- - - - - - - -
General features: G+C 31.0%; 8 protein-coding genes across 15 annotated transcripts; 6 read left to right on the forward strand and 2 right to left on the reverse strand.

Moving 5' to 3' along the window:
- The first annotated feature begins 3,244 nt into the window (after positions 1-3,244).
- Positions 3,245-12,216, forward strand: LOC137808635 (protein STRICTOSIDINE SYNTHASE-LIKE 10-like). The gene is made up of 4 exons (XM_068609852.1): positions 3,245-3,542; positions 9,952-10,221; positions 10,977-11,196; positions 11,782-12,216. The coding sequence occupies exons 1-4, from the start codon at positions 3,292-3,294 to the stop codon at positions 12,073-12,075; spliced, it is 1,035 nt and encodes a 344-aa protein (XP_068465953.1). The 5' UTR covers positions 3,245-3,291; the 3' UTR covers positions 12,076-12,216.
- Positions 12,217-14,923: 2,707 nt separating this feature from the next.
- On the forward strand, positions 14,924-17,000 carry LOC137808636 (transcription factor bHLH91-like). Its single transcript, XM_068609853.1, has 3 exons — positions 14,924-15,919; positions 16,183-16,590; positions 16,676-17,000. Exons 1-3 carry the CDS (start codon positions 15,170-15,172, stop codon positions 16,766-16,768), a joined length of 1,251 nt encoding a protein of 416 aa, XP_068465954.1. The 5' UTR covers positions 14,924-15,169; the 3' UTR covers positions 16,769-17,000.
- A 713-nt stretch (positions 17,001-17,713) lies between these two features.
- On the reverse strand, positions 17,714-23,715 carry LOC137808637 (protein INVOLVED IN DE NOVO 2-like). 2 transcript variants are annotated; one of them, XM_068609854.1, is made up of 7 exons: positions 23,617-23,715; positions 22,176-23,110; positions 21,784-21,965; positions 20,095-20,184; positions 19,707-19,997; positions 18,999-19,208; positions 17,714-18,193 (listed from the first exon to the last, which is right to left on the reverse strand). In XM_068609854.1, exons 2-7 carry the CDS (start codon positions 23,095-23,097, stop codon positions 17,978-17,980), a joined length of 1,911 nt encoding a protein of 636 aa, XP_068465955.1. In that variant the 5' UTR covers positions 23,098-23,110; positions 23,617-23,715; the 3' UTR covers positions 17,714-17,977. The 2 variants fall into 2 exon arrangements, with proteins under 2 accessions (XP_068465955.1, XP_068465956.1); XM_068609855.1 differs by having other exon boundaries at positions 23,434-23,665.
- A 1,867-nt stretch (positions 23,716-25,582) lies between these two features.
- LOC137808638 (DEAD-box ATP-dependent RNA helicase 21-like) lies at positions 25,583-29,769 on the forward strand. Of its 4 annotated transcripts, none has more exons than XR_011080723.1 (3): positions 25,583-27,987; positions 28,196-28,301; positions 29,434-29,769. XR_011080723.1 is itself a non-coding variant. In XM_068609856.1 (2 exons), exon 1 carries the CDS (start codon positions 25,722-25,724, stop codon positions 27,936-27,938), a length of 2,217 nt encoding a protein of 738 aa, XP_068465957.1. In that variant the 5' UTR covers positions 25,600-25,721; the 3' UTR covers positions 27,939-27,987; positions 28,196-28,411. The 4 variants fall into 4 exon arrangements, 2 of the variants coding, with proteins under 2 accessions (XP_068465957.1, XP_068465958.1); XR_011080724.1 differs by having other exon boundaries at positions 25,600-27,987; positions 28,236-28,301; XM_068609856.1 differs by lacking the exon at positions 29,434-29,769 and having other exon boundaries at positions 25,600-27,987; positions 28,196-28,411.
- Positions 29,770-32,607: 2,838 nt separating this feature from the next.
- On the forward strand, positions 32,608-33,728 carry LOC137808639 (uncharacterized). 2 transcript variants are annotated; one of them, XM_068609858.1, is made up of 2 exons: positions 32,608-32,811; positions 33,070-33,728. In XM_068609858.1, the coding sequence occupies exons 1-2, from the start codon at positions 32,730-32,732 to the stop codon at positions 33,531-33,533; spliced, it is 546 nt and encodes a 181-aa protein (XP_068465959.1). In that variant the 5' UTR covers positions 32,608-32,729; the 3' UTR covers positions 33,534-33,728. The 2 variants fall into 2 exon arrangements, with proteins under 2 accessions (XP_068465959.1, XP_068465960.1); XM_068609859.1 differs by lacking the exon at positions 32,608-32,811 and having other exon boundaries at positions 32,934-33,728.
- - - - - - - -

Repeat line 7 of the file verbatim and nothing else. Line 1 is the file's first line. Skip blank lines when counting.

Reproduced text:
- A 713-nt stretch (positions 17,001-17,713) lies between these two features.